Loading presentation...

Present Remotely

Send the link below via email or IM

Copy

Present to your audience

Start remote presentation

  • Invited audience members will follow you as you navigate and present
  • People invited to a presentation do not need a Prezi account
  • This link expires 10 minutes after you close the presentation
  • A maximum of 30 users can follow your presentation
  • Learn more about this feature in our knowledge base article

Do you really want to delete this prezi?

Neither you, nor the coeditors you shared it with will be able to recover it again.

DeleteCancel

Make your likes visible on Facebook?

Connect your Facebook account to Prezi and let your likes appear on your timeline.
You can change this under Settings & Account at any time.

No, thanks

Shale Gas

A look at shale, shale gas and the unique challenges of extraction.
by

Micheal Moroskat

on 10 May 2011

Comments (0)

Please log in to add your comment.

Report abuse

Transcript of Shale Gas

shale gas: Shale Gas GTN 456 "natural gas found in, and extracted from, shale" Shale 2/3 of sedimentary rocks in the crust
generally, high porosity
very low permeability fine-grained sedimentary rock (0.0625 mm) includes siltstone, mudstone, claystone specific type of mudstone
'laminated and fissile' mud-sized particles >50% terrigenous material w/ 50% <63microns, and are lithified and fissile dominantly 'clay' minerals ECRB definition: "a lithostratigraphic unit having <50% by weight organic matter, with <10% of the sedimentary clasts with a grain size >0.00625 mm and >10% of the sedimentary clasts with a grain size <0.0004 mm" Energy Resources Conservation Board shale mineralogy standard thin section petrography not effective grain size is too small X-Ray Diffraction (XRD) Scanning Electron Microscope (SEM) most common way to determine shale mineralogy BUT: cannot see texture sample must be powdered prior to analysis provides a QUANTITATIVE result only allows for increased magnification with good resolution relatively cheap
and quick expensive and slow can get semi-quantitative information, within the context of petrography (qualitative) may be able to get full quantitative results with an electron micropobe shale components relative to sandstones, shales have a greater amount of components fromed within the water mass from which they were deposited e.g. carbonate, silica, phosphate, organics significant vertical change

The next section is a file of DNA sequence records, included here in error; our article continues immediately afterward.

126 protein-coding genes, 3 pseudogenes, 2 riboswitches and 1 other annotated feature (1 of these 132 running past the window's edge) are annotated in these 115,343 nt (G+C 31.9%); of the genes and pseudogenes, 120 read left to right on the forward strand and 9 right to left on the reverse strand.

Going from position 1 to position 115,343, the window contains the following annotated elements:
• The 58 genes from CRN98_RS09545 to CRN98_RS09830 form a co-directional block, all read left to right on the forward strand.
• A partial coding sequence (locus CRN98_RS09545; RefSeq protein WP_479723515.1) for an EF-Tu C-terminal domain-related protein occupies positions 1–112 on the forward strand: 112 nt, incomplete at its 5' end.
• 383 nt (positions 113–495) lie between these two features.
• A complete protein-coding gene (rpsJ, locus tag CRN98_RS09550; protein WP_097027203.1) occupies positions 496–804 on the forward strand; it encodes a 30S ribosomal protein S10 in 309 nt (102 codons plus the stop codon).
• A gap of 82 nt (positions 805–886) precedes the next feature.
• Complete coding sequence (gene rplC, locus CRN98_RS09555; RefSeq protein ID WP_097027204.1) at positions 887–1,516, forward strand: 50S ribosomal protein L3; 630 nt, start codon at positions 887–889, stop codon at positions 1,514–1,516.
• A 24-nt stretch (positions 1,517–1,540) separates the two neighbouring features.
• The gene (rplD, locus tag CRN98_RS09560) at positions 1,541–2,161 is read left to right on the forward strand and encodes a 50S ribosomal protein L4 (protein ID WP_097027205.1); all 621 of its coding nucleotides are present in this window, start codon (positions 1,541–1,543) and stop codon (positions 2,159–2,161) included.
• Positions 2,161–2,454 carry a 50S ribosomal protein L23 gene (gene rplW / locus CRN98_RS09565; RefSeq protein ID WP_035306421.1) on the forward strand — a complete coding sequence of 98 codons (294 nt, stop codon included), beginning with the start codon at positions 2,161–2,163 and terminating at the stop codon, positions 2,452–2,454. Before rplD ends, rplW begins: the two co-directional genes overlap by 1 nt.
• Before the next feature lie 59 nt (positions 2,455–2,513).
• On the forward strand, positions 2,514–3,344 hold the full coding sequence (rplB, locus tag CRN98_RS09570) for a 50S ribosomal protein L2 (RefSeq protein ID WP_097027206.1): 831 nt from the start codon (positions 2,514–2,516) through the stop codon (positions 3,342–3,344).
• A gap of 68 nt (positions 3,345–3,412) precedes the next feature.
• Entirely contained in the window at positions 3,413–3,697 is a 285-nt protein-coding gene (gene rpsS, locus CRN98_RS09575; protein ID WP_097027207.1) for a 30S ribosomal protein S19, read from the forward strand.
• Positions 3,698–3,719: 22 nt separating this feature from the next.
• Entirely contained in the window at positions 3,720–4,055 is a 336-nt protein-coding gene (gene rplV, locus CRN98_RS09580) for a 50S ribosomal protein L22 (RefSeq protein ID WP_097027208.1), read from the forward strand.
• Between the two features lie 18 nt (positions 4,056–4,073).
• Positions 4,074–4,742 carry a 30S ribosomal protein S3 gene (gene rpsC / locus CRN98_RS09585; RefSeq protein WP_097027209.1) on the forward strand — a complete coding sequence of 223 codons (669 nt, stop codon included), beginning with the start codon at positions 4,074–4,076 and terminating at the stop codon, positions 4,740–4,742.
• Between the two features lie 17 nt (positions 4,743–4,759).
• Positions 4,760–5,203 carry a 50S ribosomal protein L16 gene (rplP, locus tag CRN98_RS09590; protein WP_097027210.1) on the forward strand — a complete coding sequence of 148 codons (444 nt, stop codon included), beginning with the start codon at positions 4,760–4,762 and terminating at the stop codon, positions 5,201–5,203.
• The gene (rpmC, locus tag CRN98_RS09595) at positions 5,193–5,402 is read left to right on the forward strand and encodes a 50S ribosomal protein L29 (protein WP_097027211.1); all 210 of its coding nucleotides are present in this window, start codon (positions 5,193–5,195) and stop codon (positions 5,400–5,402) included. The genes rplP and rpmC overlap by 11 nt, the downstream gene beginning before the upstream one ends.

(mm-m scale) shales are susceptible to diagenetic changes e.g. Barnett shale: SiO2 from both detrital grains and recrystallized radiolaria important to distiguish the two,
effects the permeability shale fabric influences
fracability and matrix permeability shale properties it is essential to know something about shale, because there are some properties integral to the extraction of shale gas gas must be able to migrate to natural or induced fractures may be through interbedded sand- or siltstone, bioclast beds with high permeability effected by later biological and diagenetic processes depositional processes have a great influence on permeability e.g. bed thickness effects fracture spacing and ability to propagate vertically maturity 1. degree of sorting of grains 2. degree of thermal alteration of the rock (or organic matter) "immature shale" rock that has not generated liquid or gaseous hydrocarbons by thermal processes of interest is the dewatering if smectite clays and coversion of smectite to illite @ 100 C and (in part) coincides with hydrocarbon generation immature shale = smectite (swelling clays) mature shale = smectite illite Shale Rock Fabric probably more important than mineralogy when determining the mechanical and flow properties of a shale fracture patterns permeability Well Logs no clear protocol for shale gas interpretation in well logs most techniques are developed for conventional oil and gas shale is typically looked at as a cap or seal Nuclear Magnetic Resonance (NMR) can determine water and hydrocarbon saturation Fredonia, NY
Devinian, Dunkirk Shale
1.76 mcf/d Gamma Ray
Resistivity
Sonic
Porosity generally high Original Gas in Place Total Recoverable Gas size of the shale deposit total organic content water saturation porosity permeability presence/absence of natural fractures reservoir pressure drainage area of each well formations reaction to fracturing other gases CO2, N2, C4H10 (butane), C5H12 (pentane), C6H14 (hexane) +/- H2S but.... can have a much longer period of production wide geographic extent 80 years Big Sandy Pool Devonian black shale in Kentucky up to 1000's square km Antrim shale in US is 75 000 sq km rarely, the intitial flow may be very high (1000-10 000 mcf/day), which declines to low flow rate in few months to years WCSB shale gas is often siltstone or multiple interlayered rock types e.g.
siltstone
mudstone
sandstone
shale laminations serve 2 purposes 1. store free gas
2. transmit desorbed gas to the well bore Barnett Shale
Mississipian
Ft. Worth Basin Density low location and orientation of fractures Image Log Shale Gas Formation natural gas is generated in the shale and remains in the shale the shale is a seal, source rock and reservoir rock primary thermogenic degredation of organic matter secondary thermogenic cracking of oil biogenic degredation of organic matter adsorbed gas into kerogen material free gas trapped in non-organic interparticle (matrix) porosity free gas trapped in microporosity free gas trapped in a pore network developed with in organic matter free gas in natural or induced fractures (during stimulation) generally, methane content increases with increase in organic matter recovery rates tend to be low compared to conventional production. ~50-250 mcf/day avg: 330 mcf/day Production Horizontal and vertical Drilling ongoing
testing and vertical drilling ongoing
initial gas flow equiv. to Barnett shale pure shale gas reservoir
over 14 000 sq km
60% tenured
world class shale basin
GIP = ~300-800 Tcf
Full transcript